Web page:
Researchers in the US have developed a method to convert a biofuel waste product into a ‘usable and valuable commodity’.
Published in the journal Bioresources Technology, the research by scientists from Washington State University (WSU) and the Pacific Northwest National Laboratory (PNNL) could drastically change the economic viability of algae biofuels.
The conversion of algae to biofuels is a two-step process. The first, developed by PNNL, applies high pressure and high temperature to algae to create bio oil. The second converts that bio oil into biofuel which can replace gasoline, diesel and jet fuel.
Named hydrothermal liquefaction, the first step of the process produces significant quantities of waste. Approximately 25-40% carbon and 80% of nutrients from the algae are left behind in wastewater streams.
According to a WSU statement, Professor Birgitte K. Ahring and her team have found that adapting anaerobic microbes to break down the residue is a viable option. The process leads to the material becoming degradable, and transforming into a bionatural gas without the use of harsh chemicals. The remaining solid material can be applied as a fertiliser or recycled back into the hydrothermal liquefaction process for re-use.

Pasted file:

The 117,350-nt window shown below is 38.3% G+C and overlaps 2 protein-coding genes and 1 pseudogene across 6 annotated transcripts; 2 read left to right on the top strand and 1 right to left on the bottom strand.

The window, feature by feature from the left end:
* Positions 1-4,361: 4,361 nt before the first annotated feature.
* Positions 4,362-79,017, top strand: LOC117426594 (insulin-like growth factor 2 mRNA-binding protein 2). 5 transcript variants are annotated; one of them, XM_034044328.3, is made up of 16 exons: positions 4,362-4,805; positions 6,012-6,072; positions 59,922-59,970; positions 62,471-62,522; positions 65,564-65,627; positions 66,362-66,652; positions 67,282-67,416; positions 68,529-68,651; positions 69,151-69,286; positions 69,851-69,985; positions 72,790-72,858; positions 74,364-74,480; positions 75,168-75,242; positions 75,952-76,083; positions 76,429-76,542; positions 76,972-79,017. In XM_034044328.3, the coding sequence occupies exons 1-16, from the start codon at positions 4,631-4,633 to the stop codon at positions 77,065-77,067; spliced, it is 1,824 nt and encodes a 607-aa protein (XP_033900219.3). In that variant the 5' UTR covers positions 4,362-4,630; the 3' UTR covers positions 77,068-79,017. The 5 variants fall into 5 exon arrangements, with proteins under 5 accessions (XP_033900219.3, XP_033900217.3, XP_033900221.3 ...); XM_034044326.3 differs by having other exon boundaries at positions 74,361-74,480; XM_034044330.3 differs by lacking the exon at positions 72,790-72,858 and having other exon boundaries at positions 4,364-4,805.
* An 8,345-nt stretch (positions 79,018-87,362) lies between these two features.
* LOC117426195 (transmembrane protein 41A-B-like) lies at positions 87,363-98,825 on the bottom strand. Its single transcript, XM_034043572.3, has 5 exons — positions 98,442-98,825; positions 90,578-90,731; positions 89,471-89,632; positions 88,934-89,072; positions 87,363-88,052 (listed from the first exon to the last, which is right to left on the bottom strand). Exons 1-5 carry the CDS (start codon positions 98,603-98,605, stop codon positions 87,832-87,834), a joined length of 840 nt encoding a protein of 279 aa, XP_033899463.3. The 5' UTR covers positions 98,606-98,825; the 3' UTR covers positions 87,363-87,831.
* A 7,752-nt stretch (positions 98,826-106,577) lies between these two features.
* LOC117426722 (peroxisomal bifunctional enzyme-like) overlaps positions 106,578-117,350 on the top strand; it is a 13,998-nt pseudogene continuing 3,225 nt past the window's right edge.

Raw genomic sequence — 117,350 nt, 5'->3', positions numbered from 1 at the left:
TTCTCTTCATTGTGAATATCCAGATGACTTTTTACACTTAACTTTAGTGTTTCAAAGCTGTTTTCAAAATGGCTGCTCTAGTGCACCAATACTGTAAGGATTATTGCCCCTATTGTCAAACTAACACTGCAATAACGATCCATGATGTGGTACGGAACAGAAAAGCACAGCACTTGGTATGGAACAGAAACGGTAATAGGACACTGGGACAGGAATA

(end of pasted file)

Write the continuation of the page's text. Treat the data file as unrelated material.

“It has always been my mantra that we shouldn’t waste water. We had an idea that we could turn this waste product into something useful, such as a fertiliser. Our findings revealed that we could use this waste product as something much more,” Ahring said.
Sewage sludge to fuel
According to a statement from WSU, the team’s research has been so successful that they are now partnering with PNNL on its conversion of sewage sludge to fuel, using a similar strategy to that developed for wastewater.
“Today, sewage sludge is found throughout the world,” Ahring said. “Creating a process to produce biofuels, bio-natural gas, and nutrients from this material would be of major importance. The current study has demonstrated that nothing should ever be regarded as a waste, but instead as a resource.”